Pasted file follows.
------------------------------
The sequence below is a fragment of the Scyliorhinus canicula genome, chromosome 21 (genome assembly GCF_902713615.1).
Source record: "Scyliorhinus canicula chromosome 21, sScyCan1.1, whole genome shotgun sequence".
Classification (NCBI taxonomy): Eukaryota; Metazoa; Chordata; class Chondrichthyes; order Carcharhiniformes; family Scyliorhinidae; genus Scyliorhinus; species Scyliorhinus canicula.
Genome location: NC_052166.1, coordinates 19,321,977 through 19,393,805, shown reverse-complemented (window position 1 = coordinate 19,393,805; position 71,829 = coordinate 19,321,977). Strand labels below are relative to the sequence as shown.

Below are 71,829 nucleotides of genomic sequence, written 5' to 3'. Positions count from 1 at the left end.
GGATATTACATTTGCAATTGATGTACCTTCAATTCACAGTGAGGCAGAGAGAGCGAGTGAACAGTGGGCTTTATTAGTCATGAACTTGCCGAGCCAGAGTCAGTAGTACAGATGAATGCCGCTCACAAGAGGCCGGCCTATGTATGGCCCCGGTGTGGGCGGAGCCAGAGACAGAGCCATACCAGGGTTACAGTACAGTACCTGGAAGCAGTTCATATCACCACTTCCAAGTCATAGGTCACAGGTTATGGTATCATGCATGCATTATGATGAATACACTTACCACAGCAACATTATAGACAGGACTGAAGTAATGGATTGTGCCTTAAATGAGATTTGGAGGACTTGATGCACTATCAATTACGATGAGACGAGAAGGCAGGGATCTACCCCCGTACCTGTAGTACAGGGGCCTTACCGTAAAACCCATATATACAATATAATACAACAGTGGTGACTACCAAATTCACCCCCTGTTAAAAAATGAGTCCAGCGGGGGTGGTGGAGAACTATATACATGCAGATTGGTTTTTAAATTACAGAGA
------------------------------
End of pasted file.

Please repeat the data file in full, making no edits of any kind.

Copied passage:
The sequence below is a fragment of the Scyliorhinus canicula genome, chromosome 21 (genome assembly GCF_902713615.1).
Source record: "Scyliorhinus canicula chromosome 21, sScyCan1.1, whole genome shotgun sequence".
Classification (NCBI taxonomy): Eukaryota; Metazoa; Chordata; class Chondrichthyes; order Carcharhiniformes; family Scyliorhinidae; genus Scyliorhinus; species Scyliorhinus canicula.
Genome location: NC_052166.1, coordinates 19,321,977 through 19,393,805, shown reverse-complemented (window position 1 = coordinate 19,393,805; position 71,829 = coordinate 19,321,977). Strand labels below are relative to the sequence as shown.

Below are 71,829 nucleotides of genomic sequence, written 5' to 3'. Positions count from 1 at the left end.
GGATATTACATTTGCAATTGATGTACCTTCAATTCACAGTGAGGCAGAGAGAGCGAGTGAACAGTGGGCTTTATTAGTCATGAACTTGCCGAGCCAGAGTCAGTAGTACAGATGAATGCCGCTCACAAGAGGCCGGCCTATGTATGGCCCCGGTGTGGGCGGAGCCAGAGACAGAGCCATACCAGGGTTACAGTACAGTACCTGGAAGCAGTTCATATCACCACTTCCAAGTCATAGGTCACAGGTTATGGTATCATGCATGCATTATGATGAATACACTTACCACAGCAACATTATAGACAGGACTGAAGTAATGGATTGTGCCTTAAATGAGATTTGGAGGACTTGATGCACTATCAATTACGATGAGACGAGAAGGCAGGGATCTACCCCCGTACCTGTAGTACAGGGGCCTTACCGTAAAACCCATATATACAATATAATACAACAGTGGTGACTACCAAATTCACCCCCTGTTAAAAAATGAGTCCAGCGGGGGTGGTGGAGAACTATATACATGCAGATTGGTTTTTAAATTACAGAGA